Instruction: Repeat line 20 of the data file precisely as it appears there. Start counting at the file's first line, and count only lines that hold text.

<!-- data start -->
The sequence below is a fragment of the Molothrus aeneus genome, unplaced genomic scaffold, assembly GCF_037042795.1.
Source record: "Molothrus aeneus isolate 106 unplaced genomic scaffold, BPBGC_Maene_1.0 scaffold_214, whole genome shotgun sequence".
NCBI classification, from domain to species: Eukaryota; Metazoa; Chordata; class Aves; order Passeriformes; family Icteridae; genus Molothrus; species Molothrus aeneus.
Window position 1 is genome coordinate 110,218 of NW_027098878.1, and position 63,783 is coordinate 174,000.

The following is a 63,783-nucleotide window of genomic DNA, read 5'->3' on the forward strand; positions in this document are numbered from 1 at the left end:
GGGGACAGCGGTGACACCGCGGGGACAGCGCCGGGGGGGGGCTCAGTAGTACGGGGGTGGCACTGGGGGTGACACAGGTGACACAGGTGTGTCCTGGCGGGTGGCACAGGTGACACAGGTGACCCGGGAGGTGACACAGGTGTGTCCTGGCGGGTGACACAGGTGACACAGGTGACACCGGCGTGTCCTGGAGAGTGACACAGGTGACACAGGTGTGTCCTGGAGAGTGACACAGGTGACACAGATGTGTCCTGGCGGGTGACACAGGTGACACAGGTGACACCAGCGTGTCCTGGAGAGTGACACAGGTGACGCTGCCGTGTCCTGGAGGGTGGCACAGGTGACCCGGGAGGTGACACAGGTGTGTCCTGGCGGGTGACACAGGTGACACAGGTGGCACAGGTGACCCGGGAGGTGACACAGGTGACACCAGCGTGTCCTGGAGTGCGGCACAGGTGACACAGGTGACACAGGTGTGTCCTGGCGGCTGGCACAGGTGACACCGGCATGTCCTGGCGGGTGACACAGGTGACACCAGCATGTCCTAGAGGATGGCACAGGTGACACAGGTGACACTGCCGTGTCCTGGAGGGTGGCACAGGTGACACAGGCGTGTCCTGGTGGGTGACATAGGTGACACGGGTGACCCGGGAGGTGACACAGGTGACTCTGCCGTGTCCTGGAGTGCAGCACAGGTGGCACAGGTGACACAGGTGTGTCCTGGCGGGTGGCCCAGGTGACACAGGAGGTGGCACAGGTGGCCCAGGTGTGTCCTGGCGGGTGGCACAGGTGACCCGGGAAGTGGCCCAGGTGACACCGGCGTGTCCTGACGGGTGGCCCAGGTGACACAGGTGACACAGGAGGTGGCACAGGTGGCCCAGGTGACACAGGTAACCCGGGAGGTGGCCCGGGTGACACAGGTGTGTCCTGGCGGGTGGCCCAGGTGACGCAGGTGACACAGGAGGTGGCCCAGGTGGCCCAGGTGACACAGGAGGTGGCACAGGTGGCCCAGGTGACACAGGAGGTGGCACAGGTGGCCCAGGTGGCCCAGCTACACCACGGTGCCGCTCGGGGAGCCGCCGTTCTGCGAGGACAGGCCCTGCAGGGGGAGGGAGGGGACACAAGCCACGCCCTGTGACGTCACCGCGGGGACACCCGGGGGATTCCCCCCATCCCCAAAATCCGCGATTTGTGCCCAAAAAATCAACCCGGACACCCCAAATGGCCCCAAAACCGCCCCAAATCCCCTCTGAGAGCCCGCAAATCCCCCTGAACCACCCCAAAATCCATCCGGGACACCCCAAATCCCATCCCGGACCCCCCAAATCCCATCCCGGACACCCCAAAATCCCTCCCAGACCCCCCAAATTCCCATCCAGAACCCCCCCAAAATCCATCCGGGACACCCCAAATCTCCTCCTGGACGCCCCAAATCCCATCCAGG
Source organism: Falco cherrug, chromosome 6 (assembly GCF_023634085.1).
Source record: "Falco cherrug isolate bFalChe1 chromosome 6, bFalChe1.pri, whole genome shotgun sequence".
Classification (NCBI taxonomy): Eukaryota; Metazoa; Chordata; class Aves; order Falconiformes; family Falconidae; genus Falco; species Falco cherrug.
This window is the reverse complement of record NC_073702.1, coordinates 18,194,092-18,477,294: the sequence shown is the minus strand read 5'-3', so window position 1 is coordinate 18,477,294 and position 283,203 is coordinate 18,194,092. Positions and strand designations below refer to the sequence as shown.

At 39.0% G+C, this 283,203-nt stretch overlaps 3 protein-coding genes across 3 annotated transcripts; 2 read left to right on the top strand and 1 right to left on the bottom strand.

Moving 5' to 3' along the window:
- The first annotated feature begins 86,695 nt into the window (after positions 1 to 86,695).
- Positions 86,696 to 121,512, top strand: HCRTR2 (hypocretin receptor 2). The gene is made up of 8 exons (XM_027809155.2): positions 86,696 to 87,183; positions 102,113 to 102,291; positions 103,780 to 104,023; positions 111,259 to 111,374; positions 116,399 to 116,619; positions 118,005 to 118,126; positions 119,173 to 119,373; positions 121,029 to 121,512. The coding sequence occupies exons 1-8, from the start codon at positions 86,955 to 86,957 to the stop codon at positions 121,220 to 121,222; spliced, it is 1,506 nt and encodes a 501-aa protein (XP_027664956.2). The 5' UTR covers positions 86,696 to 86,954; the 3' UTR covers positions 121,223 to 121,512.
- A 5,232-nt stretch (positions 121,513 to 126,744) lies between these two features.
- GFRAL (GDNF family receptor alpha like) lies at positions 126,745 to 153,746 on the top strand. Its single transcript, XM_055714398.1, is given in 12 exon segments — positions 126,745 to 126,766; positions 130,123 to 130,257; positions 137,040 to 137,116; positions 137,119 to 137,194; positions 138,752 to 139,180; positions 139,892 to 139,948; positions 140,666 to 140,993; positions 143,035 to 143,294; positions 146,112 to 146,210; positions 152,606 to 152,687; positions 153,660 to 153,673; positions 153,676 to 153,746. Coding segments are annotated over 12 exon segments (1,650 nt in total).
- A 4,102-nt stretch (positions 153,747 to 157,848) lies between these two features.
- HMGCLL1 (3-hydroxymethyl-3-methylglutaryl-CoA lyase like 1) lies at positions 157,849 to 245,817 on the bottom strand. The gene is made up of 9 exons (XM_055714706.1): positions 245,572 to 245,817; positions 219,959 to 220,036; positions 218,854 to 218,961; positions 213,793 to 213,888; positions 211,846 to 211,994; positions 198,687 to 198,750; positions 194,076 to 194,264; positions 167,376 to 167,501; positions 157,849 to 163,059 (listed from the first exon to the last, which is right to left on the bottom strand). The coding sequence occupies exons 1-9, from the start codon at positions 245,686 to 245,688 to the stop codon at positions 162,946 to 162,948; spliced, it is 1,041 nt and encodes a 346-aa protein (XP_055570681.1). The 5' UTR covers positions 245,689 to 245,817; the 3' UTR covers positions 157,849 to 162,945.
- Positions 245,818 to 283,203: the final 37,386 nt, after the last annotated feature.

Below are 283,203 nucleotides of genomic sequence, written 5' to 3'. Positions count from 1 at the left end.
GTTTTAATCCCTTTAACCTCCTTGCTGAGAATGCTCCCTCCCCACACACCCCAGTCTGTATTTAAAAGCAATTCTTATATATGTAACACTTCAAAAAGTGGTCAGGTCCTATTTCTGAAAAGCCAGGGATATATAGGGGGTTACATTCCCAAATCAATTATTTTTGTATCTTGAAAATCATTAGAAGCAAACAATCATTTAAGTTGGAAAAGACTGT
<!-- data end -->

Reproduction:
Below are 283,203 nucleotides of genomic sequence, written 5' to 3'. Positions count from 1 at the left end.